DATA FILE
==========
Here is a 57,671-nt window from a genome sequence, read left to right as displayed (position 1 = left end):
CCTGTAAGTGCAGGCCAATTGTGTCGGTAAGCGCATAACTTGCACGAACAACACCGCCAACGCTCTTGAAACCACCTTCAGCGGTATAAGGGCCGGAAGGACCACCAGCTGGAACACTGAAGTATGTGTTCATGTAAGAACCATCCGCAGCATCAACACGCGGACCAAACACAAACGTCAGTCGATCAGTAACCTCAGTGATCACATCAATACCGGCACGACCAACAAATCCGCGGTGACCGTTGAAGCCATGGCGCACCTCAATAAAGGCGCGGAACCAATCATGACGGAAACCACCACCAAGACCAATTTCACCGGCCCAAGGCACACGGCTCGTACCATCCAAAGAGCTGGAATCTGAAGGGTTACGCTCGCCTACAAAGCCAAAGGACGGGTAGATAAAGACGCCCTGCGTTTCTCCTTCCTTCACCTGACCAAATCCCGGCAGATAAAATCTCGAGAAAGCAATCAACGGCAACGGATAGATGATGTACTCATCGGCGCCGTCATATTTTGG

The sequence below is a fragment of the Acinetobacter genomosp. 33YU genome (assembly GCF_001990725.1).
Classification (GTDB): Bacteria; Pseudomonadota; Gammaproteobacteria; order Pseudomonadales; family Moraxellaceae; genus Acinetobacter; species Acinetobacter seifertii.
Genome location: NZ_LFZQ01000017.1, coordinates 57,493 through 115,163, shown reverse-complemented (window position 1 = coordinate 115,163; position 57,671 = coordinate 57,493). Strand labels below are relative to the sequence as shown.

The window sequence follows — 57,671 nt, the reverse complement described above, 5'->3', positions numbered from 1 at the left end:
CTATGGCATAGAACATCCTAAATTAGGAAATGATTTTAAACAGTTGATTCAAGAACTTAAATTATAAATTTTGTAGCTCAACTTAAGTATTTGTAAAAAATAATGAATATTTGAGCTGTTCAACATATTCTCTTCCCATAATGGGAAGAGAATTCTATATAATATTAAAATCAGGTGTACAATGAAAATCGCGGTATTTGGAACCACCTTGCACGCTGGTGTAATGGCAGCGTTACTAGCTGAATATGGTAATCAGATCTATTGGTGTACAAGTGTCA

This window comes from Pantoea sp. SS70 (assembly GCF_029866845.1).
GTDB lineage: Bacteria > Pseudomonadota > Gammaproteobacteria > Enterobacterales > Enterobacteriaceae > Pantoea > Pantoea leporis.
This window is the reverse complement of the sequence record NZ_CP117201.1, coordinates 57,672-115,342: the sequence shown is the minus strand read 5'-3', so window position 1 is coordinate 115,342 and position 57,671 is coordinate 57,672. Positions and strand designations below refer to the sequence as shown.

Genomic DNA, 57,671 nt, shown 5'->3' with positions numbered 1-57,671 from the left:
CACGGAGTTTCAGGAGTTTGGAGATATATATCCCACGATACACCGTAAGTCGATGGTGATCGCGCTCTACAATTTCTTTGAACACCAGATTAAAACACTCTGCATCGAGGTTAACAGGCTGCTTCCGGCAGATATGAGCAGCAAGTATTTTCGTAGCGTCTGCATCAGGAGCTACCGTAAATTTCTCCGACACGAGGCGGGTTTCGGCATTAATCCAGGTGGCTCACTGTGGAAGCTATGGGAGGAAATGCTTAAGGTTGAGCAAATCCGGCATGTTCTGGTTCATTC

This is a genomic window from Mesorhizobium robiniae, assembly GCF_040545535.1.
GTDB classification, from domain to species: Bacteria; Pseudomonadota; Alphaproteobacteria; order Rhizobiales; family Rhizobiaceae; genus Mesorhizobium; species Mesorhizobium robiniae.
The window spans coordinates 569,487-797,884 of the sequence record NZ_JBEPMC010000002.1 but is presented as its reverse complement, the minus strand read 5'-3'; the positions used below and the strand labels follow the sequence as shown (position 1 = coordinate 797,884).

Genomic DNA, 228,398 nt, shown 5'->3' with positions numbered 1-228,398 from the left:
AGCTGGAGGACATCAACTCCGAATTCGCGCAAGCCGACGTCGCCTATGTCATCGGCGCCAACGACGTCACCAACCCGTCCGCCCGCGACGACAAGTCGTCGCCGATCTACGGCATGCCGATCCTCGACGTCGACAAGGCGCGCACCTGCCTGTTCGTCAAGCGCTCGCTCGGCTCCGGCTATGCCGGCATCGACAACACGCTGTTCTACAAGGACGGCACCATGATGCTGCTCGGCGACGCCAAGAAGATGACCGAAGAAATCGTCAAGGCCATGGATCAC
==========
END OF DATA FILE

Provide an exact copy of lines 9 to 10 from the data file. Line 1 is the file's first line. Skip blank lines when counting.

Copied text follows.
GTDB lineage: Bacteria > Pseudomonadota > Gammaproteobacteria > Enterobacterales > Enterobacteriaceae > Pantoea > Pantoea leporis.
This window is the reverse complement of the sequence record NZ_CP117201.1, coordinates 57,672-115,342: the sequence shown is the minus strand read 5'-3', so window position 1 is coordinate 115,342 and position 57,671 is coordinate 57,672. Positions and strand designations below refer to the sequence as shown.